He is No. 14 on the all-time list for regular season games and has played in more playoff games (266) than any other player in league history. His focus remains being in the best shape of anyone on the basketball court. 

“The one thing that I’m doing right now is continuing to work on my conditioning, where I can play as many consecutive minutes [as possible] out on the floor and not get tired or if I get tired, being able to get my second wind faster than my competition,” James said.

LeBron James training on Tonal.

On Strength Training: 

Keeping his heart rate elevated is just one of the ways that James focuses on maintaining his endurance. Strength training is just as important, and it’s as built into his life as any other task. 

“It’s like waking up. It’s like brushing your teeth. It’s like not leaving your phone when you leave the house,” James said. ”It’s been a long time since I’ve woken up, and I didn’t think about doing something as far as strength training or figuring out a way I can improve my body when it comes to just being as great as I can be.”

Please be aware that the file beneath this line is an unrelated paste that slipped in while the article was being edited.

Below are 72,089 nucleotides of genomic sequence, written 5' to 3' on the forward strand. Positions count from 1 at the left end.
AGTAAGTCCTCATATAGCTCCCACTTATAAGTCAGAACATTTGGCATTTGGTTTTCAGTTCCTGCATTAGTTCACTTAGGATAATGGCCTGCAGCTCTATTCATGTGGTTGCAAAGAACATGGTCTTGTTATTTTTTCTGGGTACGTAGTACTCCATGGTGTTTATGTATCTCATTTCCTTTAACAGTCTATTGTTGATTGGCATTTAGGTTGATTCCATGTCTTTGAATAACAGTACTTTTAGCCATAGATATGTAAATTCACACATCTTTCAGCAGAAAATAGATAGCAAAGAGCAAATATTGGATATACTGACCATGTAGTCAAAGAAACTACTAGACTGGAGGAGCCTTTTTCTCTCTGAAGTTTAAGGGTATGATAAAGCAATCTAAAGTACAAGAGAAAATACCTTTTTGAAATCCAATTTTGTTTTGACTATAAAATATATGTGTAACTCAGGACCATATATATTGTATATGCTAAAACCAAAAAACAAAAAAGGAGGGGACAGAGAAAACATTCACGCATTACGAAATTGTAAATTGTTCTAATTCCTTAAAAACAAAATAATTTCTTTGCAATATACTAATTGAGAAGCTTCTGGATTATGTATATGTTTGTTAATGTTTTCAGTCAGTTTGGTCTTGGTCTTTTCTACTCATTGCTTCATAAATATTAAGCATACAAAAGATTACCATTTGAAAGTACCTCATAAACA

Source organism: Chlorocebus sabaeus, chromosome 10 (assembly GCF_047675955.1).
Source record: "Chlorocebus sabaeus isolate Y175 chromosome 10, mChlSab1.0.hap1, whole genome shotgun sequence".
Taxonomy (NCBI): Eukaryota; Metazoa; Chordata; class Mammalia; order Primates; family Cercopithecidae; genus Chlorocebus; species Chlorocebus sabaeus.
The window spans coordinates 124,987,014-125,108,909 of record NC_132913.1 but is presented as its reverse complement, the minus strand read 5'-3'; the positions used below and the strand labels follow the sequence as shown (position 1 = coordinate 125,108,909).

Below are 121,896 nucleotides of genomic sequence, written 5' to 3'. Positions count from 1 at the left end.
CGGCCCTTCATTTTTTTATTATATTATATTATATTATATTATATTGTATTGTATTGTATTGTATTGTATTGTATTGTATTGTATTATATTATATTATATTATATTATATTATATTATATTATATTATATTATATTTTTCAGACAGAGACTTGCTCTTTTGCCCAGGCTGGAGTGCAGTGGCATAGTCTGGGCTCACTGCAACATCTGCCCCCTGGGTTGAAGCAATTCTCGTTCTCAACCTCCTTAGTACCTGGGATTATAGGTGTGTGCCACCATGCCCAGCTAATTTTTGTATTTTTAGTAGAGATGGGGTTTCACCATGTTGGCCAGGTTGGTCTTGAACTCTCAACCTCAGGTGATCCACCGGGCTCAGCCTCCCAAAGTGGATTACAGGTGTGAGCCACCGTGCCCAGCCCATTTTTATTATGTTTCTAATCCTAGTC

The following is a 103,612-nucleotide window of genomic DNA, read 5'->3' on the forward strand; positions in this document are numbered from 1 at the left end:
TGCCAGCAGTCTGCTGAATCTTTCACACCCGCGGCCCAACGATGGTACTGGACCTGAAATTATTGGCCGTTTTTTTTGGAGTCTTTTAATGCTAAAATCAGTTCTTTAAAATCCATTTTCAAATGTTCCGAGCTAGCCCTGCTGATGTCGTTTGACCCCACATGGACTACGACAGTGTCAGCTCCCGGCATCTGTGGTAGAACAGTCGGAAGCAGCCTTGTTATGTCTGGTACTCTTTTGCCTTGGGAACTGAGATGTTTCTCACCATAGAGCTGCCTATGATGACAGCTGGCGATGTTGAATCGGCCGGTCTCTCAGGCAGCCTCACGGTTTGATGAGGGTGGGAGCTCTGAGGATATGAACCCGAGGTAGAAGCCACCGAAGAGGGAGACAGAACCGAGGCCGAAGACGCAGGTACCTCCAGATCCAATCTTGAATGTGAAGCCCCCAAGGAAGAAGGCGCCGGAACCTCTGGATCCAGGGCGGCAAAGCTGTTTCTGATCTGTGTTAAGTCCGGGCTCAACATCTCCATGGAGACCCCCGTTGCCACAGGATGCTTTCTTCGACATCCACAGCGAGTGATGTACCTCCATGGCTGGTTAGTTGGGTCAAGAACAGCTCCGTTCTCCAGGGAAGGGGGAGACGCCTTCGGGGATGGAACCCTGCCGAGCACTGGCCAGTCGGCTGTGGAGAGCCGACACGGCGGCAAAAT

That relentless pursuit of improvement is what’s helped James continually evolve his approach to training over the years. Whether he’s working out on his own, with his team, or with Mancias, James explains that at this stage, he needs to be smart and productive to get the most out of his workouts. 

“You know, I have three kids. That takes a lot of my time. So when it comes to training, I want to get my work done,” James said. ”I want to get the most out of it, and I want to be very efficient.” 

Tonal gives him exactly that kind of workout productivity. “The efficiency of Tonal is second to none when it comes to strength training,” he said. “[It’s] easy in a sense that everything is literally right there. You don’t have to move all across the room to different machines or racking weights—everything is literally right in front of you at an arm’s length.”

The LeBron James Workout Routine

When asked how he incorporates Tonal into his training regimen, James explained how the trainer clears any potential barriers. Even with all the access he has to exercise equipment, it’s difficult to match the convenience of Tonal, where Mancias programs custom workouts directly into the trainer. And even those sessions are centered on maximizing efficiency. 

Below, Mancias shared a straight-forward, total-body workout inspired by LeBron’s real workouts and focused on hitting your upper and lower body in less than 25 minutes. 

“We’re looking for efficiency in time, load, and stress so that he can continue to stay healthy,” explained Troy Taylor, Director of the Tonal Strength Institute. “The focus is on doing the basics well.”